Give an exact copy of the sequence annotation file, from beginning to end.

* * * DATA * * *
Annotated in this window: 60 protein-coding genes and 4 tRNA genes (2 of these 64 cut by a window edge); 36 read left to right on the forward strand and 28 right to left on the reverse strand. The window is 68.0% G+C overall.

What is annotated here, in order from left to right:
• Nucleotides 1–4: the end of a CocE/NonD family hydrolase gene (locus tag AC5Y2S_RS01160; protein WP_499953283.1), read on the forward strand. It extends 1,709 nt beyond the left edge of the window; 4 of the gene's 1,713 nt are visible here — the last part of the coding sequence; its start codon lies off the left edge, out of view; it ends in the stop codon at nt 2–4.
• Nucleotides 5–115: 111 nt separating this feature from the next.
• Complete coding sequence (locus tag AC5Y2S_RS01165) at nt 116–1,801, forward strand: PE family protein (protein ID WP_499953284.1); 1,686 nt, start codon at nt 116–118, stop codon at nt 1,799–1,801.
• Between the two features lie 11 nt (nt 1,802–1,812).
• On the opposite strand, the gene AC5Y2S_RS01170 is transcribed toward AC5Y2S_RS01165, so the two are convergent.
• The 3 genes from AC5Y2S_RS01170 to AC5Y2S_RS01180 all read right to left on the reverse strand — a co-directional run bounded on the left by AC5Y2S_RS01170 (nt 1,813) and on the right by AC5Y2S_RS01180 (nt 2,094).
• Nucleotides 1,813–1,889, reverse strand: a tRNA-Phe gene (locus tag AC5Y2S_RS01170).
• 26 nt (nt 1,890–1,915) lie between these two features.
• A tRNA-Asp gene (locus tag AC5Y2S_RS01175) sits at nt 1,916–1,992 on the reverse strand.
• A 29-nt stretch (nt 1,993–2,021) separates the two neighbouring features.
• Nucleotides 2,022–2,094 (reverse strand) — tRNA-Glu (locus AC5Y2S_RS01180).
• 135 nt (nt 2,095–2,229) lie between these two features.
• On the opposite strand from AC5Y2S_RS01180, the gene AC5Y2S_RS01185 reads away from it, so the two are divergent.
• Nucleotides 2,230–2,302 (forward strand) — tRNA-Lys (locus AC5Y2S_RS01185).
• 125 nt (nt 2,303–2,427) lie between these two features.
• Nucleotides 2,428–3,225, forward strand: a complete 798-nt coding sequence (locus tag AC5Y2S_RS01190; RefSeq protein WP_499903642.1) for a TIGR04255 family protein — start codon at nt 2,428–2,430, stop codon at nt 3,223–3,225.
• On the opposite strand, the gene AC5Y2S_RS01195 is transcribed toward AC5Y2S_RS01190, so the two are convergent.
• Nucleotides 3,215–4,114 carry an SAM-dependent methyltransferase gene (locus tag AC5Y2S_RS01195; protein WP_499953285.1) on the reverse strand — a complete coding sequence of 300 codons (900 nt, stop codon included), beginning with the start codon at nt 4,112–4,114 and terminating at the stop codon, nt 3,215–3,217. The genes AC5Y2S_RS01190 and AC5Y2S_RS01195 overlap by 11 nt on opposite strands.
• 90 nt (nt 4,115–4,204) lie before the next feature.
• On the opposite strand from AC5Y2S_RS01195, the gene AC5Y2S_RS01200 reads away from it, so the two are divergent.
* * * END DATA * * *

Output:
Annotated in this window: 60 protein-coding genes and 4 tRNA genes (2 of these 64 cut by a window edge); 36 read left to right on the forward strand and 28 right to left on the reverse strand. The window is 68.0% G+C overall.

What is annotated here, in order from left to right:
• Nucleotides 1–4: the end of a CocE/NonD family hydrolase gene (locus tag AC5Y2S_RS01160; protein WP_499953283.1), read on the forward strand. It extends 1,709 nt beyond the left edge of the window; 4 of the gene's 1,713 nt are visible here — the last part of the coding sequence; its start codon lies off the left edge, out of view; it ends in the stop codon at nt 2–4.
• Nucleotides 5–115: 111 nt separating this feature from the next.
• Complete coding sequence (locus tag AC5Y2S_RS01165) at nt 116–1,801, forward strand: PE family protein (protein ID WP_499953284.1); 1,686 nt, start codon at nt 116–118, stop codon at nt 1,799–1,801.
• Between the two features lie 11 nt (nt 1,802–1,812).
• On the opposite strand, the gene AC5Y2S_RS01170 is transcribed toward AC5Y2S_RS01165, so the two are convergent.
• The 3 genes from AC5Y2S_RS01170 to AC5Y2S_RS01180 all read right to left on the reverse strand — a co-directional run bounded on the left by AC5Y2S_RS01170 (nt 1,813) and on the right by AC5Y2S_RS01180 (nt 2,094).
• Nucleotides 1,813–1,889, reverse strand: a tRNA-Phe gene (locus tag AC5Y2S_RS01170).
• 26 nt (nt 1,890–1,915) lie between these two features.
• A tRNA-Asp gene (locus tag AC5Y2S_RS01175) sits at nt 1,916–1,992 on the reverse strand.
• A 29-nt stretch (nt 1,993–2,021) separates the two neighbouring features.
• Nucleotides 2,022–2,094 (reverse strand) — tRNA-Glu (locus AC5Y2S_RS01180).
• 135 nt (nt 2,095–2,229) lie between these two features.
• On the opposite strand from AC5Y2S_RS01180, the gene AC5Y2S_RS01185 reads away from it, so the two are divergent.
• Nucleotides 2,230–2,302 (forward strand) — tRNA-Lys (locus AC5Y2S_RS01185).
• 125 nt (nt 2,303–2,427) lie between these two features.
• Nucleotides 2,428–3,225, forward strand: a complete 798-nt coding sequence (locus tag AC5Y2S_RS01190; RefSeq protein WP_499903642.1) for a TIGR04255 family protein — start codon at nt 2,428–2,430, stop codon at nt 3,223–3,225.
• On the opposite strand, the gene AC5Y2S_RS01195 is transcribed toward AC5Y2S_RS01190, so the two are convergent.
• Nucleotides 3,215–4,114 carry an SAM-dependent methyltransferase gene (locus tag AC5Y2S_RS01195; protein WP_499953285.1) on the reverse strand — a complete coding sequence of 300 codons (900 nt, stop codon included), beginning with the start codon at nt 4,112–4,114 and terminating at the stop codon, nt 3,215–3,217. The genes AC5Y2S_RS01190 and AC5Y2S_RS01195 overlap by 11 nt on opposite strands.
• 90 nt (nt 4,115–4,204) lie before the next feature.
• On the opposite strand from AC5Y2S_RS01195, the gene AC5Y2S_RS01200 reads away from it, so the two are divergent.